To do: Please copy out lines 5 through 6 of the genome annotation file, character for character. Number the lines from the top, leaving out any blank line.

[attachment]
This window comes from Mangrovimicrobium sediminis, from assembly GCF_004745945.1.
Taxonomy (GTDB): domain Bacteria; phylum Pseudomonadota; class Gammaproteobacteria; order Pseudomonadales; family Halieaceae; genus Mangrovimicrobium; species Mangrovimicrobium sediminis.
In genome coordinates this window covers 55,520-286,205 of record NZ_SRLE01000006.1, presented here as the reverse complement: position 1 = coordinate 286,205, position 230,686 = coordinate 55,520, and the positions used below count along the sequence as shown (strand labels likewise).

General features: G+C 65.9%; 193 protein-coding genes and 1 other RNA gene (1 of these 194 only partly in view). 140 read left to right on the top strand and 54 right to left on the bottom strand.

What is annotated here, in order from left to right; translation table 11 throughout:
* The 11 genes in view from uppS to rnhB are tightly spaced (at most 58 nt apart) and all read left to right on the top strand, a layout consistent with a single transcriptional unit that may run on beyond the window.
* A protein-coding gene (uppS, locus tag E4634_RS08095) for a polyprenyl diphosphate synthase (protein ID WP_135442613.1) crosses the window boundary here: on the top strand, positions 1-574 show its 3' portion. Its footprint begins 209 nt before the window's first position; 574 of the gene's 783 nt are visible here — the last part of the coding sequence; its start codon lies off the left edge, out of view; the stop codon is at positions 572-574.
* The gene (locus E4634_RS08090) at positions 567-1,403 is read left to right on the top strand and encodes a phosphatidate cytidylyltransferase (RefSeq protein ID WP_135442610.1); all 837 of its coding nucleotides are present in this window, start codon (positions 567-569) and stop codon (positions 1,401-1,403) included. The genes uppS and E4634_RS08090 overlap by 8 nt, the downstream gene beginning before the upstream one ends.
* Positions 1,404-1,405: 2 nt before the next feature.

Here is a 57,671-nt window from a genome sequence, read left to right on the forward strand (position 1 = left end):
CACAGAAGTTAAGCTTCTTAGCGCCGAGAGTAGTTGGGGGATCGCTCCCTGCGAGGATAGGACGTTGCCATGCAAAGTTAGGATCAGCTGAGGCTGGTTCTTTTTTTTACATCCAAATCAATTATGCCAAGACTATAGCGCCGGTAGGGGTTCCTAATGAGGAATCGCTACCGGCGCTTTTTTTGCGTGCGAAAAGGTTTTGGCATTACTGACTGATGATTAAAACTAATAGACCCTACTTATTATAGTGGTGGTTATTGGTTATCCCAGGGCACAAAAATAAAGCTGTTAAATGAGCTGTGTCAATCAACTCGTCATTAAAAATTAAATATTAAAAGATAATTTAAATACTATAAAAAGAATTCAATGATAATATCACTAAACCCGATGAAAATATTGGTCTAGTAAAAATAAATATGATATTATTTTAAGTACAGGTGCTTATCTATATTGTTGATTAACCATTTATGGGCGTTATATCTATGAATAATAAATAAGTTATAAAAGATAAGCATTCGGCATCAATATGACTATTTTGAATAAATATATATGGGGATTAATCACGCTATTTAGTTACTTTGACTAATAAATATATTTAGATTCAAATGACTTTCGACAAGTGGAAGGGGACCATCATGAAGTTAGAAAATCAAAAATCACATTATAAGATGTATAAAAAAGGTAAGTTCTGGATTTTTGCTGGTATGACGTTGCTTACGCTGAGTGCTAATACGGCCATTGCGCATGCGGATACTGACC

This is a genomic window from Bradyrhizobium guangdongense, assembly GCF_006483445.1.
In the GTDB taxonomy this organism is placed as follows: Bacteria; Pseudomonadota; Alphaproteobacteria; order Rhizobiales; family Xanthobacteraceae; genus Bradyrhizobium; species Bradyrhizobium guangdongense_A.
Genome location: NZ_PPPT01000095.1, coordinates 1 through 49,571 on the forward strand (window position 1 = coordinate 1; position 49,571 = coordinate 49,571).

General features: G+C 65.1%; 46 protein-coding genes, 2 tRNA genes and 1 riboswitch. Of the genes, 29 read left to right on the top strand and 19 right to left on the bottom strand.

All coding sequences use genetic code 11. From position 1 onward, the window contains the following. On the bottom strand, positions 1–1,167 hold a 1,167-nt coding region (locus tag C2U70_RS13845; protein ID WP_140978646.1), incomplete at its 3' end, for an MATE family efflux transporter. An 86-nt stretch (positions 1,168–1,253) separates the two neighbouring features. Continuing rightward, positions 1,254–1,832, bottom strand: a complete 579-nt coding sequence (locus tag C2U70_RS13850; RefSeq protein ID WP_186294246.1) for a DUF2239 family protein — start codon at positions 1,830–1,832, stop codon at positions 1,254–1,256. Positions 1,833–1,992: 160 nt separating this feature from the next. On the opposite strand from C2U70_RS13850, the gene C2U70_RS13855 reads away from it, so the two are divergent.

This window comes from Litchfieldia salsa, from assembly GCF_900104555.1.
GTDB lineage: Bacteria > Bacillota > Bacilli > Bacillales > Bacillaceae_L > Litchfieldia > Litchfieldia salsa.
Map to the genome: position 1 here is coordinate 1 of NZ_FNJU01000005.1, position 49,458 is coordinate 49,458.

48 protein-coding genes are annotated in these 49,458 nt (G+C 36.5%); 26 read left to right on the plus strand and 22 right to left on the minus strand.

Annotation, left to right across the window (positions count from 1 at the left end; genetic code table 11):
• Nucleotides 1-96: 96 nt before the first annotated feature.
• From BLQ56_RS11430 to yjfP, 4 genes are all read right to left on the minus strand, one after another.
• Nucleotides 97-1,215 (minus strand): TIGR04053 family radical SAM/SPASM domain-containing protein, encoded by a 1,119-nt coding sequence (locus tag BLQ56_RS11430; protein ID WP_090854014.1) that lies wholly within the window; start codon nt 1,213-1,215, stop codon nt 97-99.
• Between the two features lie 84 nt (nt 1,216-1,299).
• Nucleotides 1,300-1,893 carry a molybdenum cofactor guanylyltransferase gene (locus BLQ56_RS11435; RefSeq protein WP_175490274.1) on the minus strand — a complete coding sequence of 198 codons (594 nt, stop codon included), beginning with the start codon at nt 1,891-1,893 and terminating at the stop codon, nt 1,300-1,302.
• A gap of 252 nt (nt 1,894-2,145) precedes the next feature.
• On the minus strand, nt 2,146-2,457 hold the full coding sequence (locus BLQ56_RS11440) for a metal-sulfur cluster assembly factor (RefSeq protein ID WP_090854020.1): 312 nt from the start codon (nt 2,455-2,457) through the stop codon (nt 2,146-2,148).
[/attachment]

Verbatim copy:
What is annotated here, in order from left to right; translation table 11 throughout:
* The 11 genes in view from uppS to rnhB are tightly spaced (at most 58 nt apart) and all read left to right on the top strand, a layout consistent with a single transcriptional unit that may run on beyond the window.